Tells what it was really like to be in Iraq just before and as the American troops came in. The details she shares put my understanding of the occupation/invasion of Iraq into a more realistic perspective.
The courage and grace of the author/reporter, the woman, and how she brought understanding to the Iraqi people are really remarkable. She makes it so personal - funny and heartbreaking. I heard her report from Bagdad for NPR just the other day after a bombing in the green zone - I cried when I heard her voice shake. I was glad my new "friend" was Okay.
I read a review (elsewhere) that chided Anne Garrels for reporting on ?local color?, it is that local color that helps to paint the picture of the Iraq that we find ourselves struggling with today. The people she met, the stories they told, the future they predicted, all came together to help me, a true non-student of politics, understand the situation a bit better.
I?d love a follow-up done sometime ? what has happened to some of the people she knew in the year or so since she left Baghdad? What else do we need to hear from Iraq?s people? not the militants, but the true, proud, Iraqi people who deeply want the future they dared dream of?
The story says much ? both in what has been written, as well as by what was not said. This is not a review of American policy, but a glimpse into the Iraq of late 2002 and early 2003.
As a long-time listener of NPR, I ?knew? many of the players of whom Ms Garrels spoke. I felt as though I was worrying about friends? friends that I had listened to during the days leading up to the war, and through those tumultuous early days after the fall of Baghdad. This book gave me the other side of the story ? and told me what it took to get the story. The picture is more complete now ? although I suspect it will never have all of the spaces filled in.
The audio version was outstanding. The narration by the author moved with the story, leading me to think that she was, perhaps, envisioning the events again as they unfolded. It felt very much ?present tense?. The e-mails from Vint Lawrence added a break and contrast, and truly enhanced the tale.
In many ways, this book is a set of love stories ? a husband and a wife, a journalist and her profession, a man and his country? and they are all deeply, and inexplicably, intertwined.
Thank you all, for sharing your stories with me.
A good audio book, with the exception of the irritating, terrible monotone “Brenda Bulletins” by “V”. The material in these pieces could have easily been incorporated into the author’s story, thereby eliminating what was a needless distraction to an otherwise good listen; and where did “V” get his voice training for heaven’s sake?
Not too heavy on the political analysis, Anne Garrels' book is simply a fascinating, sometimes gripping account of the life, the business, and the busy-ness, of being a war correspondent in the 00's. Beautifully read by Anne and her husband Vint Lawrence. While other reviewers have complained about Vint's "Brenda bulletins" their very mundaneness completes the picture: a journalist has a life beyond her/his work, and Vint's emails are a reminder of what Garrels leaves behind in her wanderings abroad. A terrific listen.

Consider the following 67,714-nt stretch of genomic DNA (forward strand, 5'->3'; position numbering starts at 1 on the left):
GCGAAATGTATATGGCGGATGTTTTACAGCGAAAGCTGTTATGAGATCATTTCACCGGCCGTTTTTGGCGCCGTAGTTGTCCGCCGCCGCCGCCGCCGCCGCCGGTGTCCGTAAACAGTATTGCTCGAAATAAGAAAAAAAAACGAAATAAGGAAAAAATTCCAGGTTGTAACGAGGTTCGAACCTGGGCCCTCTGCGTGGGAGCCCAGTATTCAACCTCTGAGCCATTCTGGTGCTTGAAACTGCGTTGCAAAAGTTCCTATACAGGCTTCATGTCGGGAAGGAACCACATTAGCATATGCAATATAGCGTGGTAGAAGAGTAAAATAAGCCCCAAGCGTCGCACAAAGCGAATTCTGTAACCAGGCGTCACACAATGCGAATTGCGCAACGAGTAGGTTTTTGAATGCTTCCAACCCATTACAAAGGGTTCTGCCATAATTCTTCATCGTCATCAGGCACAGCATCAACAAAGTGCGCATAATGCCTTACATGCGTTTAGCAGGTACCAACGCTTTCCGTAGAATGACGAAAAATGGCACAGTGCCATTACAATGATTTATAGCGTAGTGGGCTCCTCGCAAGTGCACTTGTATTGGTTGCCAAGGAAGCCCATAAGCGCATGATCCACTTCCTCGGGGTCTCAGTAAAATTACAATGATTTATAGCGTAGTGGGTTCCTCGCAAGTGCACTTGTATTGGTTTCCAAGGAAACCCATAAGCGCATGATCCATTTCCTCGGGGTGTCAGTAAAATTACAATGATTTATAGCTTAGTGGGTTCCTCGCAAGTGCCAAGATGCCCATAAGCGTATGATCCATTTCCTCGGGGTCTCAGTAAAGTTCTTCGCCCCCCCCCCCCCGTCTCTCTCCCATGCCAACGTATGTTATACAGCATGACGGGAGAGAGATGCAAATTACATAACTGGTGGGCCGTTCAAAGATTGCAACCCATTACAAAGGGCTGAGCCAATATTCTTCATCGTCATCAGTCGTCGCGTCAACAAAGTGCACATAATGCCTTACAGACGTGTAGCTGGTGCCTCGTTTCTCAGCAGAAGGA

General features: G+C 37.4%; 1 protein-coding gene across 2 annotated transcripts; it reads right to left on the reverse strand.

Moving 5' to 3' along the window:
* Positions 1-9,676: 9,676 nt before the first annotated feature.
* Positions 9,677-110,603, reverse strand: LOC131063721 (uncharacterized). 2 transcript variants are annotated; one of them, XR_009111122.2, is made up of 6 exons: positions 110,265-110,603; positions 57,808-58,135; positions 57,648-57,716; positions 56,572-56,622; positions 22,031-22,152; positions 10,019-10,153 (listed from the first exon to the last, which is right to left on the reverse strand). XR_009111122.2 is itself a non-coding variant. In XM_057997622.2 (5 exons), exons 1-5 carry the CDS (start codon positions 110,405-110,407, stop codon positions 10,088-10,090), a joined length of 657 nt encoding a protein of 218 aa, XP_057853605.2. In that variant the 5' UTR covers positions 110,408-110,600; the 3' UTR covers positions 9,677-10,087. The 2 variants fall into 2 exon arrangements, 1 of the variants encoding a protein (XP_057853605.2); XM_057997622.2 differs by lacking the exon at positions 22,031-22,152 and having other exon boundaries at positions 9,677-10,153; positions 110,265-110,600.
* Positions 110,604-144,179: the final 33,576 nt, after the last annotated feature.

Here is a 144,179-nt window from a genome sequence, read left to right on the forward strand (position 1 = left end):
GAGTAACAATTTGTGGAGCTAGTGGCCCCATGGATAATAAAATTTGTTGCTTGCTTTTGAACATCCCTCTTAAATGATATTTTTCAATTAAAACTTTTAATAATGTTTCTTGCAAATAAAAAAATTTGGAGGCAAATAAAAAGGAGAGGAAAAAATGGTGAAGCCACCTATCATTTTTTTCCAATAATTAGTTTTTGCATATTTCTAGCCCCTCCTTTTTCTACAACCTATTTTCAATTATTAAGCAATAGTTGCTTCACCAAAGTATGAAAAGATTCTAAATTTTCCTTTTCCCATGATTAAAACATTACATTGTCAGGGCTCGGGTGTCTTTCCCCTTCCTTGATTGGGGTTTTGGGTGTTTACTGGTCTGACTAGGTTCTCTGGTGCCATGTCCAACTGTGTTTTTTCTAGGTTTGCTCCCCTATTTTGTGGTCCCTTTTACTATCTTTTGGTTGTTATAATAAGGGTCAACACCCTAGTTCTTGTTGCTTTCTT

Ann does a great job of providing a balanced report of the Iraq War, primarily how it is affecting the daily lives of the Iraqi people. One page may describe an Iraqi who is happy to be liberated & the next page may describe an Iraqi who feels they had it better under Saddam. I was impressed with the balanced reporting. I would listen to it again.
This made my Top 5 best non-fiction books from Audible, not only for Garrels' honest and insightful writing, but also because we are blessed with hours of her professional voice instead of NPR's usual few minutes. I disagree with the negative opinion regarding her husband's updates. As the one who was left behind when my husband went to the Gulf in 2003, I can appreciate V's position and I liked hearing from "the other half." The voices of those left at home are just as important, and his Brenda Bulletins round out Anne's character and give us a more complete picture of her as a person. We meet the woman, not just the war correspondent. Given that she sees her "fixers" in several war-torn countries as part of her family, it's nice to know a little about that family thru V's updates. Wonderful book!
This was a truly powerful piece of writing and narration. The author has an amazing ability to help you to see, smell, taste and feel what is happening around her. It added a great deal of depth to her reporting (which I listened--and listen-- to avidly). I found myself sitting in the car to hear just a little more, which is a great compliment. This was very moving, sad, funny and disturbing--and wonderful. If you want to know what it is like in a totalitarian country (I've been in one, and the border crossings and politics are all the same) and what war is like on the ground. It humanizes the Iraqi people, which is also great.
As an Army officer who was in Baghdad six months after this book took place, I recognized a lot of the places she was talking about (the hotel she was in was across the Tigris from my post) and understood some of the situations she encountered. This book was a different look at the same world I was in, and my husband (who was also in Baghdad) and I really enjoyed listening to it. It was interesting to see what life was like in Baghdad before the occupation, and what the initial battles were like from the journalist's point of view. Her husband's emails were very eloquent; I almost looked forward to them as much as the rest of the story! An interesting look at Baghdad before, during, and after the American troops arrived.